Morality and Confidence

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Morality and Confidence

Postby sloth » Sun Dec 06, 2015 2:07 am

I was reading an article recently by Mark Manson (a dating guru) debunking the so-called 'confidence conundrum' in which people who have not achieved anything are doomed to be unconfident because their lack of confidence prevents them from achieving while their lack of achievement stunts their confidence. This is a self-perpetuating cycle and the other side of the coin is that confident people will always be confident because they have their material ambitions to prop their spirits. In the same article, Manson explains that this is false for two major reasons (both fairly obvious):

1. People that have achieved are not always confident in what they have achieved - maybe because they want to achieve more, or maybe because they dislike themselves for other reasons.

2. People that have not achieved can still be confident in themselves: not achieving does not make you a bad person, and there is always the opportunity to improve upon your progress, even if the journey has been bumpy so far.

http://markmanson.net/confidence

I will explain this the best I can, using the language of spirituality. In such terms, these reasons can be explained as follows:

1. Material prowess can be a hurdle to enlightenment if the individual becomes attached to their achievements and defines themselves by what they have in the external world. This false-identification feeds ego.

2. What we do not possess cannot change who we are: consciousness does not change, and it is still possible to realise self even when ambition has not been obtained.

I find it quite believable that a person's achievements and materiality have very little to do with confidence. But reading this article got me thinking about something else:

- Morality

We are socially conditioned to adhere to a set of pre-defined rules and principles. Sometimes we do not agree with these principles and sometimes they do not make any sense. But on the whole, it is a good thing that they exist. If they did not, men would do despicable things to one another. Most humans have empathy for one another, it is a survival instinct. If we act in a way that compromises or violates our values then we feel bad about ourself - it is perfectly natural. Sometimes, therefore, when we do do a bad thing, we rationalise it to ourselves, trivialise the event, make it seem like it was not such a big deal. This is ego. And this is how we lose touch with the truth of reality - consciousness.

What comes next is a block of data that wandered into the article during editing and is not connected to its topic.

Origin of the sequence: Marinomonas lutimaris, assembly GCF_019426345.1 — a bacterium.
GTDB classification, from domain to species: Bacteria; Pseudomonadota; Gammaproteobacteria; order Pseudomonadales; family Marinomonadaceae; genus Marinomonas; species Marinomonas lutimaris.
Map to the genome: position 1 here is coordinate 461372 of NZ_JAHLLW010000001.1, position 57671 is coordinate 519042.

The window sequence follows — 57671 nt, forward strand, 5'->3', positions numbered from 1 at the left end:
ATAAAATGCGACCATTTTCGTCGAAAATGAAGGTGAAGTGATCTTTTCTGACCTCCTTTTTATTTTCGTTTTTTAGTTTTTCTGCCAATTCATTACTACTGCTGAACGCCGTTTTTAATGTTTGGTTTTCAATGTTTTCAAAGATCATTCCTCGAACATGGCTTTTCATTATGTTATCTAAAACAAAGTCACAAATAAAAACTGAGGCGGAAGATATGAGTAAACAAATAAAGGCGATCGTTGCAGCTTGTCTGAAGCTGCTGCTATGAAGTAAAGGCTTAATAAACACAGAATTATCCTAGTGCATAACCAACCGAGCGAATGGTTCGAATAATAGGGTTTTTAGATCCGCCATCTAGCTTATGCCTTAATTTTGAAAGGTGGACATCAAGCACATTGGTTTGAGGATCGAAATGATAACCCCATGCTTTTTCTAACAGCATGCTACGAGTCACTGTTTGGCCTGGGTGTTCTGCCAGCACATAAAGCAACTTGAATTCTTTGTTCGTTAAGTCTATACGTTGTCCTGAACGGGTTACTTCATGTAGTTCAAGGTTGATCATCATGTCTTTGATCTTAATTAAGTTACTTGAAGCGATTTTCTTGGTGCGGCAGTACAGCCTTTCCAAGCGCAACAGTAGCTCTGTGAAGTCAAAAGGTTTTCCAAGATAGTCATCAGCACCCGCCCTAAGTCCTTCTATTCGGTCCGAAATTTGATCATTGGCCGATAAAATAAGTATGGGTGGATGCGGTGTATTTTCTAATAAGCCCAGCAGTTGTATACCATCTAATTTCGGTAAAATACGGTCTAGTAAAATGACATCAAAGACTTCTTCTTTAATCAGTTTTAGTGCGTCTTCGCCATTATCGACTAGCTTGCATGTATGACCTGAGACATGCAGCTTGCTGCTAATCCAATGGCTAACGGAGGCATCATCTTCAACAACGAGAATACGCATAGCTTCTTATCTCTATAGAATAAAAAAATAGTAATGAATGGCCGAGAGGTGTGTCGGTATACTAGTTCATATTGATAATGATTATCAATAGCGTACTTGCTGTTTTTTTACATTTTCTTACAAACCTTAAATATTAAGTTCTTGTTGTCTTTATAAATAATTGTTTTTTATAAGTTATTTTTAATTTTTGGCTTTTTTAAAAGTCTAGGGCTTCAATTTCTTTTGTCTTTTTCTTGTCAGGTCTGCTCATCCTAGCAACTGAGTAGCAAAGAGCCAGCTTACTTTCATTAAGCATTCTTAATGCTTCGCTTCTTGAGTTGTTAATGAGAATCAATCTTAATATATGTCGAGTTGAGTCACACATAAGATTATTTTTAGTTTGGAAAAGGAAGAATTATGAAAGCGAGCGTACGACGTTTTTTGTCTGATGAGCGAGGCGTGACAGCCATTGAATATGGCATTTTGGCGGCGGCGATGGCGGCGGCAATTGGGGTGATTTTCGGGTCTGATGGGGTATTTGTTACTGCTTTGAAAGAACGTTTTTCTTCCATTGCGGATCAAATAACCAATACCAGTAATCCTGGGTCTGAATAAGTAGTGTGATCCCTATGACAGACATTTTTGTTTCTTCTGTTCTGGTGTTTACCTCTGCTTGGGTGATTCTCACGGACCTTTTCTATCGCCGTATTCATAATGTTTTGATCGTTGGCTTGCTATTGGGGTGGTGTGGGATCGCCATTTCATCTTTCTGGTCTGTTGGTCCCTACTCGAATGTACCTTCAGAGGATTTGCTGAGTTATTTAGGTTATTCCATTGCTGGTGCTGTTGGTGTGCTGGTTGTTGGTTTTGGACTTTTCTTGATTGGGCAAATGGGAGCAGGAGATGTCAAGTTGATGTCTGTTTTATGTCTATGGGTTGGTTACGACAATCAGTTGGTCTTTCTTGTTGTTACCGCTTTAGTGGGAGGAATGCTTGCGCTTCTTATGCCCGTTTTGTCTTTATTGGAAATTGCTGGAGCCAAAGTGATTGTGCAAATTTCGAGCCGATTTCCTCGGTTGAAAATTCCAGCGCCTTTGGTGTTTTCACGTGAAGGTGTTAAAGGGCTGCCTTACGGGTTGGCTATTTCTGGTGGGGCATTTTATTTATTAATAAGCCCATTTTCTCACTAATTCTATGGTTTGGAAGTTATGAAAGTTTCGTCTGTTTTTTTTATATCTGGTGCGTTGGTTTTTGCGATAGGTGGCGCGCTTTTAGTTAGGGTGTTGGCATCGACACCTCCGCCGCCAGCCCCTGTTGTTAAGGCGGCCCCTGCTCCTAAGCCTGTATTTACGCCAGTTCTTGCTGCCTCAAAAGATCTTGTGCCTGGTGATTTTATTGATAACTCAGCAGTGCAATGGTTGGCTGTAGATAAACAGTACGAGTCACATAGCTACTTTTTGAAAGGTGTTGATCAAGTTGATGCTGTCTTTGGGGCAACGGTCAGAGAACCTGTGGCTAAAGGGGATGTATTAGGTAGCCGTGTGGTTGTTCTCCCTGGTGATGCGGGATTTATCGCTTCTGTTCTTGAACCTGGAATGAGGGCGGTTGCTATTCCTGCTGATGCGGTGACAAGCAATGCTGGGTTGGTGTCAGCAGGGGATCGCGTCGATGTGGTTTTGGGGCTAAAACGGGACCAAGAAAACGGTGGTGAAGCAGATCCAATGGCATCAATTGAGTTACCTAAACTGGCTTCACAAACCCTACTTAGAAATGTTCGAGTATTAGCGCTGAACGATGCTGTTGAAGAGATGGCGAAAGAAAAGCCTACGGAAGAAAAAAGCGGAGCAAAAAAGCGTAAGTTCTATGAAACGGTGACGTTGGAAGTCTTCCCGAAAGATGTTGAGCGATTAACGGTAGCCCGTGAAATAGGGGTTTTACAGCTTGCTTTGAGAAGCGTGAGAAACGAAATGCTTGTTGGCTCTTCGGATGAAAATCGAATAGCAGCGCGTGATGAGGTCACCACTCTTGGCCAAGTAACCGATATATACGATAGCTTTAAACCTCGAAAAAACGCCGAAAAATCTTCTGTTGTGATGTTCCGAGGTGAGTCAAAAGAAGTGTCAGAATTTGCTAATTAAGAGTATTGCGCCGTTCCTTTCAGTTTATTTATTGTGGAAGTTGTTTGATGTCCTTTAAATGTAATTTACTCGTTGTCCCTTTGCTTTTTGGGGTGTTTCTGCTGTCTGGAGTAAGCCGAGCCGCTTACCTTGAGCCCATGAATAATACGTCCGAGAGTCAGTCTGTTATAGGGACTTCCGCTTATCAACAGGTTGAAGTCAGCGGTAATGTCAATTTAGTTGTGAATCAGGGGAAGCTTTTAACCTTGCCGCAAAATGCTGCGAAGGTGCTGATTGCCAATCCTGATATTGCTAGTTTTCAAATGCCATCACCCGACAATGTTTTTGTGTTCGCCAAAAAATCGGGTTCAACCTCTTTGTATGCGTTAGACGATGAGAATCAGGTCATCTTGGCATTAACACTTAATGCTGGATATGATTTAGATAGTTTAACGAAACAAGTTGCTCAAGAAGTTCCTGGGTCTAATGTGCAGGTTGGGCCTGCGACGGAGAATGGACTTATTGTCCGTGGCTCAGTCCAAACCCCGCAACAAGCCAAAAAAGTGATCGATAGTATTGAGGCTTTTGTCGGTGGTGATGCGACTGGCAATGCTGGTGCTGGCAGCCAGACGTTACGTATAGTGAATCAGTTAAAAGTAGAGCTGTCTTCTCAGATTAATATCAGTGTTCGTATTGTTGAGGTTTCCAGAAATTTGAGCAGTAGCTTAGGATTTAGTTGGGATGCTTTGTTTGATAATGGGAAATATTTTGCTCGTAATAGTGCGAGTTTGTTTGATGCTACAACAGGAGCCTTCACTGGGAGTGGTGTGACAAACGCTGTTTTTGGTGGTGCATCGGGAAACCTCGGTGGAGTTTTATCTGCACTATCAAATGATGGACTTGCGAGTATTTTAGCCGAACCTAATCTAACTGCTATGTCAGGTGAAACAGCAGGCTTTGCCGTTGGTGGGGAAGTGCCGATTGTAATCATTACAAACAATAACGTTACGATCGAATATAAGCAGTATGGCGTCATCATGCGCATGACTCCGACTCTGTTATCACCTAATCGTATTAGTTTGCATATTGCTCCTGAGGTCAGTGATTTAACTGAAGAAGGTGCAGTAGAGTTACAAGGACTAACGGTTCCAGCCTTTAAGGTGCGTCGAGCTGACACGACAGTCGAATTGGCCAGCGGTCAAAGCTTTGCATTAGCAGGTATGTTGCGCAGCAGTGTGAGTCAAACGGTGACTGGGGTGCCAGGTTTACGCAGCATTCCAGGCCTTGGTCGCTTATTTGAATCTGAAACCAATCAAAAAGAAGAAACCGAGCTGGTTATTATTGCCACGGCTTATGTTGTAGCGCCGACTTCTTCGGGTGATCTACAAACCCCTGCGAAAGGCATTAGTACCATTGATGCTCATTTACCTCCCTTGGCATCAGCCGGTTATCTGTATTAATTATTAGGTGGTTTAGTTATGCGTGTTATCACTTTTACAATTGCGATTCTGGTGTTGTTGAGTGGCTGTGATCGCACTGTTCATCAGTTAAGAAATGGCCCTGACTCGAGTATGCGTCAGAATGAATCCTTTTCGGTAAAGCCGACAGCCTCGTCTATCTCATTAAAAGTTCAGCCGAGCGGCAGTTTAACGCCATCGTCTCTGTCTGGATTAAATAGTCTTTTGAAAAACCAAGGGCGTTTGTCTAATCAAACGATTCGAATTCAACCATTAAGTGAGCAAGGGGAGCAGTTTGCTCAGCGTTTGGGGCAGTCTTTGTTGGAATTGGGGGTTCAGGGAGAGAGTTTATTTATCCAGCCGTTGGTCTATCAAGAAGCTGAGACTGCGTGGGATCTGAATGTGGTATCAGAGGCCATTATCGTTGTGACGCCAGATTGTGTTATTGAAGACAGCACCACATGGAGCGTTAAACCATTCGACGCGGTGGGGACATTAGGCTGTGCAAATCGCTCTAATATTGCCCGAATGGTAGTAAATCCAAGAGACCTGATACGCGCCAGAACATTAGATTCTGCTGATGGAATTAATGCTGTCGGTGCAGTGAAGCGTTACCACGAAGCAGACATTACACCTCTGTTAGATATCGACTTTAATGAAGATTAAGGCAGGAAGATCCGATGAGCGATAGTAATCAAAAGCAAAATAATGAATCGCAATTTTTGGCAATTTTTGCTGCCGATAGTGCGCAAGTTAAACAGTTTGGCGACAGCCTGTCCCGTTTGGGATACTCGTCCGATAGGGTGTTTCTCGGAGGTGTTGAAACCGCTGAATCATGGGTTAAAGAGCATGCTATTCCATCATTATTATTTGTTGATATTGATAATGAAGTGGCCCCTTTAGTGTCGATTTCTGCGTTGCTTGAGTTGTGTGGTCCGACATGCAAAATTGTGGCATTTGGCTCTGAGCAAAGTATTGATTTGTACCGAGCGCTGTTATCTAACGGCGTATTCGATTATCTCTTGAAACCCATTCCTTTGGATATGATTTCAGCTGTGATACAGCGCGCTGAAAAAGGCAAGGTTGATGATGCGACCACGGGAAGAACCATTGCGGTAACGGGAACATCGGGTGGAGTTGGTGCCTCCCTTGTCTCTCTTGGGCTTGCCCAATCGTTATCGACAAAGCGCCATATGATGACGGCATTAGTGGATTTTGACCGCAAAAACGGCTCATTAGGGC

So, if in the process of self-realisation - moving away from the social construct that is 'ego' and moving towards consciousness, could morality provide a far greater obstacle than material possession in realising the truth of who we actually are? If we get to a stage in which we unearth truths about ourselves that are too great to stomach, violations of ethical codes that make us feel nauseous, actions performed that are unredeemable - is it true that our history could destroy the individual psychologically, spiritually and morally before he has a chance to uncover the still and calm beneath the quagmire of false beliefs and ego-identification that is his past?
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Re: Morality and Confidence

Postby the key master » Sun Dec 06, 2015 11:49 pm

sloth wrote:So, if in the process of self-realisation - moving away from the social construct that is 'ego' and moving towards consciousness, could morality provide a far greater obstacle than material possession in realising the truth of who we actually are? If we get to a stage in which we unearth truths about ourselves that are too great to stomach, violations of ethical codes that make us feel nauseous, actions performed that are unredeemable - is it true that our history could destroy the individual psychologically, spiritually and morally before he has a chance to uncover the still and calm beneath the quagmire of false beliefs and ego-identification that is his past?


I'm not sure what you mean by moving towards consciousness. Movement happens in space and time. The spatial framework makes consciousness seem localized, but it is an idea generated from outside the framework of space. You don't create the idea of space from within space, which means you literally are not in time and space, and you literally can't move toward or away from consciousness.
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Re: Morality and Confidence

Postby sloth » Mon Dec 07, 2015 2:29 am

the key master wrote:I'm not sure what you mean by moving towards consciousness. Movement happens in space and time.


Well, I do not have much experience with it so that could be why it does not make much sense. Perhaps the following is a better way of phrasing it:

'if in the process of self-realisation - moving away from the social construct that is 'ego' which obfuscate and prevent us from realising our true nature (consciousness).'

(rather than what I had put down initially which was: if in the process of self-realisation - moving away from the social construct that is 'ego' and moving towards consciousness).

The spatial framework makes consciousness seem localized, but it is an idea generated from outside the framework of space.


Another poster on here once told me that consciousness is not an idea or, more specifically, that it is not a concept (which is the same, or similar to an idea).
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Re: Morality and Confidence

Postby the key master » Mon Dec 07, 2015 3:57 am

sloth wrote:
the key master wrote:I'm not sure what you mean by moving towards consciousness. Movement happens in space and time.


Well, I do not have much experience with it so that could be why it does not make much sense. Perhaps the following is a better way of phrasing it: